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CITES ‘fails to protect lions’, says Born Free

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Born Free Foundation believes CITES has failed to adequately address one of the main threats to African lions in its decision to reach a compromise agreement on controlling the trade in lion parts and products, but failing to deal with trade from captive bred lions.
Nine west and central African countries had proposed an international trade ban on lion products for consideration at CITES, by listing African’s lions on CITES Appendix I. However, despite this, negotiations between Governments present at the meeting resulted in a compromise deal, with lions remaining on Appendix II, but with a moratorium on commercial trade in bones and other products from wild lions. The captive breeders escaped the ban, with South African only required to submit an annual quota for bone exports from captive breeding facilities.
Mark Jones, associate director at Born Free, says: “The moratorium on commercial exports from wild lions is of course welcome. However, by leaving open the door for captive lion breeding facilities to sell their lion bones, CITES Parties have failed to protect lions and other big cats from this heinous trade.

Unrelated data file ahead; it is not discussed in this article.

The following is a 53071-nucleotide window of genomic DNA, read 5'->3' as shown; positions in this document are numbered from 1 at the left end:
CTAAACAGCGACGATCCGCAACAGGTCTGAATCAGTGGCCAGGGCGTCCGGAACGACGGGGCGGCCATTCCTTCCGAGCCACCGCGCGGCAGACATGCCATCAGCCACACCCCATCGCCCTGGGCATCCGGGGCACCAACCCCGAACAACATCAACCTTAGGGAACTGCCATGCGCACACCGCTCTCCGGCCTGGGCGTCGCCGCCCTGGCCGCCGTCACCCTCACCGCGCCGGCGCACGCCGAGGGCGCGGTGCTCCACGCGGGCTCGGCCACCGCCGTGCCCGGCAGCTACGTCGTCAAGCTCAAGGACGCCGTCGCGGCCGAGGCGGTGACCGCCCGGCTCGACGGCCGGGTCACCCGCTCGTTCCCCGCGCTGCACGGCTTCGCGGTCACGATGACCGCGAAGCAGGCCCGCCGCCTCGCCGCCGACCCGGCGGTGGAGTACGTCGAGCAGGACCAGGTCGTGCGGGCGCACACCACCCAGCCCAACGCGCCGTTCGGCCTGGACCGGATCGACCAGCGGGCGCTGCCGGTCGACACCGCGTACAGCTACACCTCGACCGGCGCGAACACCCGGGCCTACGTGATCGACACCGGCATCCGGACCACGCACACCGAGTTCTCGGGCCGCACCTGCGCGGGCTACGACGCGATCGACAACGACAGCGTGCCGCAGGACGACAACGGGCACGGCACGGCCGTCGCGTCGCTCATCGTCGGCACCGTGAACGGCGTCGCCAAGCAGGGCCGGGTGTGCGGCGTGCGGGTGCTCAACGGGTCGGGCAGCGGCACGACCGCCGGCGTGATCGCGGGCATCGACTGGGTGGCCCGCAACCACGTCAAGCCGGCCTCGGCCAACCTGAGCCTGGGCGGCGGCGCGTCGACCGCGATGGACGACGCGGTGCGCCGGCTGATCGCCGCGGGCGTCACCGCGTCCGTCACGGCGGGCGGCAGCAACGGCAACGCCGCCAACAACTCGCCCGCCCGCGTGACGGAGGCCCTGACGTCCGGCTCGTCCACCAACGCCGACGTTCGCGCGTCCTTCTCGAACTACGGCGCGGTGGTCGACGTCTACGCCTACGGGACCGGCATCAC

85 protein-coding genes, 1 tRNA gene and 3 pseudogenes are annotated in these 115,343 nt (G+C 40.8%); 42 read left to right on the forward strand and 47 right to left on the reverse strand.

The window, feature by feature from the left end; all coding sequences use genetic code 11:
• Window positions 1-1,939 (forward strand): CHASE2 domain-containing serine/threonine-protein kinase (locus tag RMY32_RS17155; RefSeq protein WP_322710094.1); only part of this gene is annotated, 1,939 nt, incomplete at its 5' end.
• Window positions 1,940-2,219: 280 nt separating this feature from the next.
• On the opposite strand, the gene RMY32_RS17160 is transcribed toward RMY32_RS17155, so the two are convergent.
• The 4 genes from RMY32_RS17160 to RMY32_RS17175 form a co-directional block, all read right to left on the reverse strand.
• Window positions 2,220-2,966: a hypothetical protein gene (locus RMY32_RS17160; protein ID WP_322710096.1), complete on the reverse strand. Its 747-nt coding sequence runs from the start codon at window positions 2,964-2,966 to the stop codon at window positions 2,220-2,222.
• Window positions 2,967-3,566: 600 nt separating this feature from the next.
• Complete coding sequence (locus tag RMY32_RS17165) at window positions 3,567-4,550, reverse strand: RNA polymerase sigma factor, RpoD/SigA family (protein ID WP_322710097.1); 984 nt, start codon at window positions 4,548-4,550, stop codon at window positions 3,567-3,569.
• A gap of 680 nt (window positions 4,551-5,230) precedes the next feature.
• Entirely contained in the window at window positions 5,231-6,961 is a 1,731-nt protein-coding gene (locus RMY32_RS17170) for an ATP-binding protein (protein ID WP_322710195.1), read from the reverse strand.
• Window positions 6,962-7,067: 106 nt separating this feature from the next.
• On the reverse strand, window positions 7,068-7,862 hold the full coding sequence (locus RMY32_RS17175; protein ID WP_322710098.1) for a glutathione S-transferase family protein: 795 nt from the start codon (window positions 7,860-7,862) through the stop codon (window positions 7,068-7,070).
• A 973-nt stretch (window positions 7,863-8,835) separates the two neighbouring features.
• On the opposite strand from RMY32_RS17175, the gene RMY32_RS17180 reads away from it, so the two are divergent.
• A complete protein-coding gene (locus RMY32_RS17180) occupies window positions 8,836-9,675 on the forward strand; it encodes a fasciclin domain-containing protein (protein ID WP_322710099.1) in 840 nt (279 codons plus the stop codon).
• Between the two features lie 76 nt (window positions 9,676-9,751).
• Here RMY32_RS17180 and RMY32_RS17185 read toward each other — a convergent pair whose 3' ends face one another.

“Bones from hunted or poached wild lions and other endangered big cats will doubtless be laundered into trade, while captive breeders will continue to speed-breed lions and condemn them to short, miserable lives in commercial breeding facilities.”
However, a number of associated actions were agreed, including the need for further studies on the scale and impact of the lion bone trade, the need for lion range states to work together to develop and implement integrated lion conservation strategies, and the urgent need to work with communities to mitigate conflicts between lions and local people.
The population of wild lions across Africa has fallen to perhaps just 20 000. However, upwards of 8 000 captive-bred lions are in commercial captive breeding facilities, mainly in South Africa. Many of these lions are destined for the “canned lion” hunting trade, while other valuable parts are traded. Demand in Asia for lion bones as a replacement for tiger bones in tonics and other products is rising fast; more than 3 000 lion skeletons were reported to have been shipped from South Africa to Laos, Thailand and Vietnam in 2013-2014.